Main Sponsor, Front Sponsor and Minor Sponsor: a definition maze
Main Sponsor, Top Sponsor, Title Sponsor, Official Sponsor, Front Sponsor, Minor Sponsor: these are all types of sponsorship that fill up the Internet (and the newspapers), but often risk to lead astray first-time novices in the world of sports sponsorships or the most curious fans.
Let’s clear all doubts having a look at the definition of these terms, which are not that mysterious after all. The names of the different sponsorship types or levels, to be more precise, are left to the imagination of those who prepare the sponsorship packages (the set of rights that the sponsor buys from a team or a club).
Types of Sponsorship: Something to fit everyone’s tastes
The above list of names may be supplemented with others, such as Gold sponsor, Silver sponsor and Bronze sponsor – recently, I even happened to read Platinum Sponsor -, in addition to technical sponsor or technical partner, Series’ sponsor, which are quite popular, and many more.
Practically, each type of sponsorship package is given the name that the package maker likes best ….. But what does a package contain? This is definitely a more interesting aspect to investigate. Let’s take the example of Title Sponsors.
Meaning of Title Sponsor and baseline rights included in the sponsorship package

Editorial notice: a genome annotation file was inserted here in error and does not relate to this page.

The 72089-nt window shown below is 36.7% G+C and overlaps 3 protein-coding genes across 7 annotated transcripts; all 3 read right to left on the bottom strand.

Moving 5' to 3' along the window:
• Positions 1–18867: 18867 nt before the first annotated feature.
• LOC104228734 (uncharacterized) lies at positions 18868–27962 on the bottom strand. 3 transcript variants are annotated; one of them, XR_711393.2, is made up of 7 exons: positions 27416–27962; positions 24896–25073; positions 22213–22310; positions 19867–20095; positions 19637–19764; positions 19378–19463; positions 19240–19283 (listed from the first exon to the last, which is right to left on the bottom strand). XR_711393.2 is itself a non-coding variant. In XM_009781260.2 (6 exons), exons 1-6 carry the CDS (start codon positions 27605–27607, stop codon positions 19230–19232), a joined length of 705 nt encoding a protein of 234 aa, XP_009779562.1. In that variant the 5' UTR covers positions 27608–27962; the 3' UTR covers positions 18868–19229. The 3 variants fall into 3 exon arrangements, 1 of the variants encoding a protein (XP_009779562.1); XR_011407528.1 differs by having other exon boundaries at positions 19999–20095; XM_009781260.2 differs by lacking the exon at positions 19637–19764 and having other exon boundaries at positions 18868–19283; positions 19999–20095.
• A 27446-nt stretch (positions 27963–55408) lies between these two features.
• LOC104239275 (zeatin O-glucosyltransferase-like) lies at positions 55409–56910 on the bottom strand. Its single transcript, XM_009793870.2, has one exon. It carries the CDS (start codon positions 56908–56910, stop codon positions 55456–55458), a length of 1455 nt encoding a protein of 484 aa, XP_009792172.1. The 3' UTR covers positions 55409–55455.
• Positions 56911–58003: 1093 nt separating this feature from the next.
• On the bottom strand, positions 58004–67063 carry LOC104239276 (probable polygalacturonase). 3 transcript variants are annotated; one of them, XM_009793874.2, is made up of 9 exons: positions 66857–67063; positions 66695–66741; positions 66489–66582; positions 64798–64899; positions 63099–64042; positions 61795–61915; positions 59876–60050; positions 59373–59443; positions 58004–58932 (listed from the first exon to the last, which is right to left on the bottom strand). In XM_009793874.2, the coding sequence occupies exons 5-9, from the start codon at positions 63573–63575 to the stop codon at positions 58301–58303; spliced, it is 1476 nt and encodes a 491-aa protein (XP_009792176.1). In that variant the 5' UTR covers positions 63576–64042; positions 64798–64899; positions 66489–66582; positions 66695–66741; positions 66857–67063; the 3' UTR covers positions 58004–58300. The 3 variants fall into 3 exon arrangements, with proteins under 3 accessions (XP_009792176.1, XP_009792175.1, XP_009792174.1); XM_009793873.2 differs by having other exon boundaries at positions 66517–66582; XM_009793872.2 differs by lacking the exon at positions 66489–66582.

A Title Sponsor is the main sponsor, the most important one. This sponsor gives the team its name and colours (e.g. Monster Energy Yamaha Team or Repsol Honda Team) and, as is obvious, it is the one enjoying the greatest visibility.
The title sponsor has the privilege of filling most of the space on the fairing – between 60% and 70% of the square centimetres available (motor bikes are one of many applications, including football jerseys and other team sports, and generally any other medium used by the different sports disciplines).
The percentages above are also valid for all other supports used by the team: clothing, hospitality facilities, means of transport, letterhead, overalls, website, and so on and so forth.
In addition to higher visibility, the Title Sponsor also acquires a larger number of rights or, in any case, more extensive rights than any other partner. For instance, Titles Sponsors have more hospitality tickets than other partners, the rider/driver will be available for them or team staff will be attending their events on more occasions, in addition to having a larger number of merchandising items and gadgets to give out, and so on and so forth.
The team, on its turn, has the key role of providing for a fair balance among invested budget, official name and benefits included in the packages.
Marketing rights: the gist of the deal
Regardless of the level of investment and the resulting qualification, all types of sponsorship basically buy one simple thing: marketing rights. In other words, they acquire the right to use the name, reputation and image of the sponsored entity/person in any and all communication activities, prior authorisation by the team.